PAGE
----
Sweden and Finland have both investigated underground thermal energy storage for nearly two decades, and have similar bedrock - the Fenno-Scandian granitic rocks. This article is a review of work performed in the field of combined rock cavern and borehole heat stores, concerned with construction technology, costs and design principles. One example is an asymmetric store, in the form of 40-60 m long horizontal boreholes between two rock caverns, with the caverns themselves comprising only about 10% of the total storage volume. This design has a specific cost of 0.40 MUSD/GWh and 0.24 MUSD/GWh for storage capacities of 6 GWh and 36 GWh respectively. Half of the total construction cost relates to the rock cavern part of the store.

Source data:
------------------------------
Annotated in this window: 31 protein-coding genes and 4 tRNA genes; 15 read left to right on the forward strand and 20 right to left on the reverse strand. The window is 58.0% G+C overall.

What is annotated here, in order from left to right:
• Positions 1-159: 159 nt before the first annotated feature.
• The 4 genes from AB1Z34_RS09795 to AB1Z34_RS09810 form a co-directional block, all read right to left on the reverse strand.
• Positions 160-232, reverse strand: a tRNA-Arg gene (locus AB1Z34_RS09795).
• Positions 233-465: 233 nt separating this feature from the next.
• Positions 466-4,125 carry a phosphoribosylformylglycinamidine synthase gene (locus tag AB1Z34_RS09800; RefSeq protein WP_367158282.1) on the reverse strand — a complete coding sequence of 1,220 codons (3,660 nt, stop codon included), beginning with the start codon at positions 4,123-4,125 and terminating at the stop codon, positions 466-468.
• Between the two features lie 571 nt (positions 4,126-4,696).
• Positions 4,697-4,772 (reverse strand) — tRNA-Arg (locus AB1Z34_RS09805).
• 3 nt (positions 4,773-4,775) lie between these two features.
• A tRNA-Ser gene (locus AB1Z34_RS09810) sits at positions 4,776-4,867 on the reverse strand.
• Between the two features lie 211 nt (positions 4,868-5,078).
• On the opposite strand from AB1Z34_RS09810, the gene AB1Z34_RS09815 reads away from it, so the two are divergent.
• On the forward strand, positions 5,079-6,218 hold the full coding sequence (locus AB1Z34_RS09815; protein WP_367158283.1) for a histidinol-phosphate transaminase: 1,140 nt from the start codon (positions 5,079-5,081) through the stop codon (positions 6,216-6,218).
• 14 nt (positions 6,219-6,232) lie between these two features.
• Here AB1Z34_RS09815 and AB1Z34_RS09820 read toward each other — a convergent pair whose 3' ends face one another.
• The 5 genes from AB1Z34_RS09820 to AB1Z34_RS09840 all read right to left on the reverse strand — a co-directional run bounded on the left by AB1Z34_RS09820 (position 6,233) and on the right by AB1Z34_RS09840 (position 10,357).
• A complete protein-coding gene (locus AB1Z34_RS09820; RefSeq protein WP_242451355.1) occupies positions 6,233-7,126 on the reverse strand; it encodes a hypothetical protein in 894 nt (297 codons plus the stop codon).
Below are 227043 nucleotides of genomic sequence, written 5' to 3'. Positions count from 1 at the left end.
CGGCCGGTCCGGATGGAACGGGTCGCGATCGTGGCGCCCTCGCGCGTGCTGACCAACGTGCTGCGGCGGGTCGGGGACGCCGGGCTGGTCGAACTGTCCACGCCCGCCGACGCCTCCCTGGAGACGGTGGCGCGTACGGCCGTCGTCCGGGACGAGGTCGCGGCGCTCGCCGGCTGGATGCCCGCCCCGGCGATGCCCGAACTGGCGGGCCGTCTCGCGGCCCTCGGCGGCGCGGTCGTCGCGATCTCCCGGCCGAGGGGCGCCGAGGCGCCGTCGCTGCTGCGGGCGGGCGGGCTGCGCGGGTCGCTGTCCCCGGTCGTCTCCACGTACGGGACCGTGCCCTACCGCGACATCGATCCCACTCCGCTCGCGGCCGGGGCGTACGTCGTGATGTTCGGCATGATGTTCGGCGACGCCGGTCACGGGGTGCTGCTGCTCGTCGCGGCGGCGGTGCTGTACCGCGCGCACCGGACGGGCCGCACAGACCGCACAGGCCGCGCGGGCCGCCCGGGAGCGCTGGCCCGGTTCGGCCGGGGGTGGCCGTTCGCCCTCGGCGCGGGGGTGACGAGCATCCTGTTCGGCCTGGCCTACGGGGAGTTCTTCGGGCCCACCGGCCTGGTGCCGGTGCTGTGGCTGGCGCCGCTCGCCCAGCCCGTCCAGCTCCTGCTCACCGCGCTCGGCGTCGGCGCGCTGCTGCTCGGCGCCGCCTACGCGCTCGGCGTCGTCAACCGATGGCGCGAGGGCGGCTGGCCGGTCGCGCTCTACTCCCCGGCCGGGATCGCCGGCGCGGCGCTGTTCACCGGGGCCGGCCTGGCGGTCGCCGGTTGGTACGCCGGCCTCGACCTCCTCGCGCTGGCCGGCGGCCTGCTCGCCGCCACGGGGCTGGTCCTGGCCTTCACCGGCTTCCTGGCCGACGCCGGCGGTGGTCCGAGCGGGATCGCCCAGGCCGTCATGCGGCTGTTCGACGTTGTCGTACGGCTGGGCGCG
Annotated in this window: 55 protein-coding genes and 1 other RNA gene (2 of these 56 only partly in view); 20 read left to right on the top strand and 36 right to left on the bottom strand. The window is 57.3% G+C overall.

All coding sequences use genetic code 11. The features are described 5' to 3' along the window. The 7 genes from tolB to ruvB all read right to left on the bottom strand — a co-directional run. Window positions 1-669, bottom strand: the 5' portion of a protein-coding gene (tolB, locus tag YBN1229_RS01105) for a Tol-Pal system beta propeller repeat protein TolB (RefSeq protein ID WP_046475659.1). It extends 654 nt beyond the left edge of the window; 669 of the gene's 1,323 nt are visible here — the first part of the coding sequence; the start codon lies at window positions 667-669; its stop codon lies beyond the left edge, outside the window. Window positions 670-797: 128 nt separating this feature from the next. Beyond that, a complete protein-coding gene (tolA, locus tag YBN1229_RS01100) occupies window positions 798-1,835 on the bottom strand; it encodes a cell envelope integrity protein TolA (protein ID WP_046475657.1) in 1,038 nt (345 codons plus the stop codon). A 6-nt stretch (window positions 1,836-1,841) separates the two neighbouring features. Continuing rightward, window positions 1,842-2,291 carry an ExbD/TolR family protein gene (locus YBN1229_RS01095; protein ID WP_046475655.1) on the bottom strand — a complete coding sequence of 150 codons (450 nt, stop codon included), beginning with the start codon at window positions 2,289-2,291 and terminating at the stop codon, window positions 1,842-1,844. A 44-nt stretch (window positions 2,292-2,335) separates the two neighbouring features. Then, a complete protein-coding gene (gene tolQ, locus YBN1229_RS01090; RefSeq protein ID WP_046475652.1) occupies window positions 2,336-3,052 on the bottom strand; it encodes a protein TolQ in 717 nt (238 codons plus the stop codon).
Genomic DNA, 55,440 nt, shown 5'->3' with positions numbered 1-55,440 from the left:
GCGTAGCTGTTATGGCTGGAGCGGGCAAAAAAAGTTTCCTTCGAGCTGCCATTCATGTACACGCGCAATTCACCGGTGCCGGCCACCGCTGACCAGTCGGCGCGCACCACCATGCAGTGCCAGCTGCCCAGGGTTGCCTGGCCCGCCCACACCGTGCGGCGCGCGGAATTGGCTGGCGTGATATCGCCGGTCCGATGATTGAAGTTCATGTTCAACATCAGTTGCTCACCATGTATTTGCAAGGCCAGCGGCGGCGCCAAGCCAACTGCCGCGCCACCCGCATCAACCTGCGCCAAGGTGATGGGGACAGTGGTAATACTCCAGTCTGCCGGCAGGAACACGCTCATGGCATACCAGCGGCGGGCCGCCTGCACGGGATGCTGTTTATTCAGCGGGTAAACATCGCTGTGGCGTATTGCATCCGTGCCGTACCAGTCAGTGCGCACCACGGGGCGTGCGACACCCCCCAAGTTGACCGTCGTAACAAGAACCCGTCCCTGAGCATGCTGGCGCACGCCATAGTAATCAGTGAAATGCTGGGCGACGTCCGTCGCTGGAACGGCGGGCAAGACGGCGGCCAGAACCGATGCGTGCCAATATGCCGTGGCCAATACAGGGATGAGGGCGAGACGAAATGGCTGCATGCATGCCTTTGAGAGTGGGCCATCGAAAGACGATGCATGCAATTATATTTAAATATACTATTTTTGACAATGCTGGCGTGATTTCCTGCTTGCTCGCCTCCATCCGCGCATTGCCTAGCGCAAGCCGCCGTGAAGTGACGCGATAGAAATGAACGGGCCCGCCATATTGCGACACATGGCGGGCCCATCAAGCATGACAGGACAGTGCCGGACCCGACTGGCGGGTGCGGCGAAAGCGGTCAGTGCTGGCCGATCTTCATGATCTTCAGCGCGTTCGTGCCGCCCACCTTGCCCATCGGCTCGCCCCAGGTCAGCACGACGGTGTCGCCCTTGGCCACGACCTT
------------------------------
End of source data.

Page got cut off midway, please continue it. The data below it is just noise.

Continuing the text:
|Title of host publication||Thermal energy storage|
|Subtitle of host publication||Better economy, environment, technology|
|Editors||Markku Kangas, P.D. Lund|
|Place of Publication||Espoo|
|Publisher||Helsinki University of Technology|
|Publication status||Published - 1994|
|MoE publication type||A4 Article in a conference publication|
|Event||6th International Conference on Thermal Energy Storage, Calorstock '94 - Espoo, Finland|
Duration: 22 Aug 1994 → 25 Aug 1994
|Conference||6th International Conference on Thermal Energy Storage, Calorstock '94|
|Period||22/08/94 → 25/08/94|
Nordell, B., Ritola, J., Sipilä, K., & Sellberg, B. (1994). The combined rock cavern/borehole heat store. In M. Kangas, & P. D. Lund (Eds.), Thermal energy storage: Better economy, environment, technology (Vol. 1, pp. 389-396). Helsinki University of Technology.